Wait, what do you mean how you got started with FIRE? Do you mean FIRE as in exothermic combustion? Careful there laddie, explain yourself.
No sir, nothing as malicious as that – I meant FIRE as in Financial Independence Retire Early. It’s a pretty novel concept and sort of a movement which originated in the USA.
Here in Australia though, I haven’t really heard of anyone achieving FIRE.
Mind you, I don’t expect the ones who have “retired early” to sit home and play Call of Duty all day. I’m sure once you reach a level where you can retire young, you don’t. Life’s too short to sit around shooting virtual zombies.
But how did I start on this journey? Accidentally it would seem, here let me explain.
The very first conversation I had regarding retirement was in Year 10 Commerce. We were mucking around with my friend’s MD player (remember those?) when one of us said that the MD player probably costed around a week’s wages.
This led the conversation to various scenarios and hypotheticals and we ended up trying to work out how much earnings you earn through a lifetime.
None of us really had a clue of what the average salary was or how many years made up a lifetime of work so we took random numbers in the air – $50,000 per year for 30 years.
By that age we could calculate simple multiplications fairly well so knew it amounted to $1.5m.
That’s a lot of money to a 16 year old. I know because I said at the time “that’s a lot of money”.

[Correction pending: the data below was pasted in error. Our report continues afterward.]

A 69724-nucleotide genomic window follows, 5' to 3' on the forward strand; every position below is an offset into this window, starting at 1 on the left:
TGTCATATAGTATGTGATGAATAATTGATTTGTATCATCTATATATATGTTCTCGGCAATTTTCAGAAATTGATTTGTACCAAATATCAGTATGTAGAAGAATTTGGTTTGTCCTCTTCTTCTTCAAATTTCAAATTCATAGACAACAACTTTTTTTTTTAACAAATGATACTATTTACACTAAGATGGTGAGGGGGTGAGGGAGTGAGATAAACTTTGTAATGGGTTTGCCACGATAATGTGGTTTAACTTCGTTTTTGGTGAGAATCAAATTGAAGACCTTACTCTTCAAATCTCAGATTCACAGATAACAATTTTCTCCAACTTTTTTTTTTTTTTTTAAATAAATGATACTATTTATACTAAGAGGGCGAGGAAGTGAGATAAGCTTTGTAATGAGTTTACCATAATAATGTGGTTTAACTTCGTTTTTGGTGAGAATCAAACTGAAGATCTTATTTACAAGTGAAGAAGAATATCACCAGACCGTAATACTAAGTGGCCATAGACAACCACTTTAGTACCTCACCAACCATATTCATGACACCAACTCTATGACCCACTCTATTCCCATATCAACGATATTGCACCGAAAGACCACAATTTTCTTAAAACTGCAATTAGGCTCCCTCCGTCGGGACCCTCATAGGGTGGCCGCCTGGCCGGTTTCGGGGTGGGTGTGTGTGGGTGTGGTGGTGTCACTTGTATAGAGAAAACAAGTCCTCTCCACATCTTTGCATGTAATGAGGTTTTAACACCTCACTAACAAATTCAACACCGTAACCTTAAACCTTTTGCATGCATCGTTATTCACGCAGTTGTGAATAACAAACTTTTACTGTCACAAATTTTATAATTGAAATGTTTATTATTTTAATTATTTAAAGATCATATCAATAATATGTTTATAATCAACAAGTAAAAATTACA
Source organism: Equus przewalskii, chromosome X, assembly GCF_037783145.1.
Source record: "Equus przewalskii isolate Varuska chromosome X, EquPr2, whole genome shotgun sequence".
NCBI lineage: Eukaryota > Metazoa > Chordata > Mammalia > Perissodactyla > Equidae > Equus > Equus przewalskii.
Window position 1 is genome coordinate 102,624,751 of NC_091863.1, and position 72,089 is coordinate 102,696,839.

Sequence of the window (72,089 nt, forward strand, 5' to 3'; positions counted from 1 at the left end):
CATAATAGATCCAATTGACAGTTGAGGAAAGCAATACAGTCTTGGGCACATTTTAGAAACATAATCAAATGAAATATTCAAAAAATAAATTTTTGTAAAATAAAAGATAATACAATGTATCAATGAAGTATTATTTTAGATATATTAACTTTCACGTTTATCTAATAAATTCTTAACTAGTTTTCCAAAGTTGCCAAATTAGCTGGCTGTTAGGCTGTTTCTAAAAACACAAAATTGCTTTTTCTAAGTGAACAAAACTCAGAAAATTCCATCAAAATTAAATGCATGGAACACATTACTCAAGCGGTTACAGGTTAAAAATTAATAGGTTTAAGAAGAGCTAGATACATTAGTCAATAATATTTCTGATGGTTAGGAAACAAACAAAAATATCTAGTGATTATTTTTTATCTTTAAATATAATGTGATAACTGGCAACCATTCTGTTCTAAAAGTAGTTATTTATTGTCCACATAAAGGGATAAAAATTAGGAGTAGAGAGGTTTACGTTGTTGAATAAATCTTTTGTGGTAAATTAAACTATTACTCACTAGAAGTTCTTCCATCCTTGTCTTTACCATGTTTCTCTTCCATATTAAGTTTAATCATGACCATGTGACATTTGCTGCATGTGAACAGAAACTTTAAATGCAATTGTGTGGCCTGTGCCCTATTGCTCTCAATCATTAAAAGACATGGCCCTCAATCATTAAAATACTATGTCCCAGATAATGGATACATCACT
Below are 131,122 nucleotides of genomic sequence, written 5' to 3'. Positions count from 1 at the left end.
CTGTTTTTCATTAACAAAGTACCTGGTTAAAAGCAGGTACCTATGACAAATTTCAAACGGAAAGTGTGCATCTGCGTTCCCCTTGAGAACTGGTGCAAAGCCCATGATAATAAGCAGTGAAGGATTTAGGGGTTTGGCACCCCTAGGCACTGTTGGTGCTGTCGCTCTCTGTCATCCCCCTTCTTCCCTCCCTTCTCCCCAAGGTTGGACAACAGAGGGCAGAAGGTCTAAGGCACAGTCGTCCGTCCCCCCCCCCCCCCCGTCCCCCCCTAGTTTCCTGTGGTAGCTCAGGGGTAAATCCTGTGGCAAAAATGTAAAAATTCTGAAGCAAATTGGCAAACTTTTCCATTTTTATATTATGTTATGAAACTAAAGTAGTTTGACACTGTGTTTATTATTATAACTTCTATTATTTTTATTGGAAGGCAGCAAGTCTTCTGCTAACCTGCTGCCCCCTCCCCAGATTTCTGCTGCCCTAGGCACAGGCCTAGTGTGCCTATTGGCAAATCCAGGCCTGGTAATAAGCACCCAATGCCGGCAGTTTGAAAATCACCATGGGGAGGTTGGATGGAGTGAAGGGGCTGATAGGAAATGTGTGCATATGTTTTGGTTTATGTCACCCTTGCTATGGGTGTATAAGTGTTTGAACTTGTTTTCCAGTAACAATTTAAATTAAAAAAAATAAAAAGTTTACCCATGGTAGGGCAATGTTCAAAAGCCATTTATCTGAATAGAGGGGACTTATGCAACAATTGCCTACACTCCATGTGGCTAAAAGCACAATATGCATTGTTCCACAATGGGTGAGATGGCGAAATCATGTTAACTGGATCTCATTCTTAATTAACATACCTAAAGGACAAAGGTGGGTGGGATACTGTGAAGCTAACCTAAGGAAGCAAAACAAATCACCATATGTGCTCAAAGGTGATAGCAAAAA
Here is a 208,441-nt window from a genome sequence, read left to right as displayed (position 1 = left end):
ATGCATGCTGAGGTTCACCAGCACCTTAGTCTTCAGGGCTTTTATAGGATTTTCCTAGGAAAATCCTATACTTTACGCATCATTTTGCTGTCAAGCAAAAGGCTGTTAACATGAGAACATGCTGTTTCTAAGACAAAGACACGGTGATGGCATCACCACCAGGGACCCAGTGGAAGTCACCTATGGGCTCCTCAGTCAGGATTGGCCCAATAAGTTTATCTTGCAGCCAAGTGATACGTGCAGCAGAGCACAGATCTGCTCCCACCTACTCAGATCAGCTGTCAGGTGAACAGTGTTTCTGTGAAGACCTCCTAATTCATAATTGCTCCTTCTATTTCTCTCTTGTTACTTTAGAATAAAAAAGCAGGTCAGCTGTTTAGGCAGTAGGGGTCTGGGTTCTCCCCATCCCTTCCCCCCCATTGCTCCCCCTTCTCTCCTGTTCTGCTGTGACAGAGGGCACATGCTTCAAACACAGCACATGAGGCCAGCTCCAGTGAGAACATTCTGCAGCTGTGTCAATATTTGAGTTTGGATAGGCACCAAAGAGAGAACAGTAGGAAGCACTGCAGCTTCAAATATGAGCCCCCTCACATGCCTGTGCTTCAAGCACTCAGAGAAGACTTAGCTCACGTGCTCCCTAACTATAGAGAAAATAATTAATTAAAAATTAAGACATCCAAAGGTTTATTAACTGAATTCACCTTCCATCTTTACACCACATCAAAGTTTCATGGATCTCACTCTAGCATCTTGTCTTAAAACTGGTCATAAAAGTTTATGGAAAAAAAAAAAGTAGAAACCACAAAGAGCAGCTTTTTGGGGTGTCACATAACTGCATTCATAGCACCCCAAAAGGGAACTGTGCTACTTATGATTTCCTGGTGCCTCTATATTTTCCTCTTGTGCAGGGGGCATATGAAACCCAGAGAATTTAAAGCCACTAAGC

Of course, it wasn’t until I received my first paycheck when I got a good dose of reality.
My 16 year old self didn’t factor that out of the $50,000 p.a. you have to pay tax and associated levies (e.g. Medicare). Punch it in a simple tax calculator and there goes $10k.
Of the remaining $40,000 – well you have to live somewhere don’t you? Let’s say you rent or pay board, that’s another $200/week gone. So you’re left with $30k (I like working with round numbers).
Out of the $30,000 remaining you have to eat – call it $100/week, that’s $5k a year.
From the original $50,000 – you’re down to half, and that’s not even including any social activities.
Suddenly it will take 60 years to reach $1.5m.
Whoa, 60 years with what I assumed would be a 30 year goal – demoralising stuff.
Naturally though you would hope you’re not on $50k p.a. forever – as you gain more experience and move up the ranks, your earning capacity increases.
This is what happened to me, with each passing year and each new job opportunity my pay incrementally went up.
But I noticed a funny thing – my level of savings in the bank did not rise at the same rate as the level of my pay increases.
That’s when I really began to try and figure out what I should do to accelerate my earnings and reach that $1.5m number faster.
It’s taken me over 30 years but I think I might be onto it:
What do they all mean? Follow this blog and find out!
P.S. The real irony is that now I think the figure of $1.5m is too low to “really” retire – sigh, wish I was 16 again.
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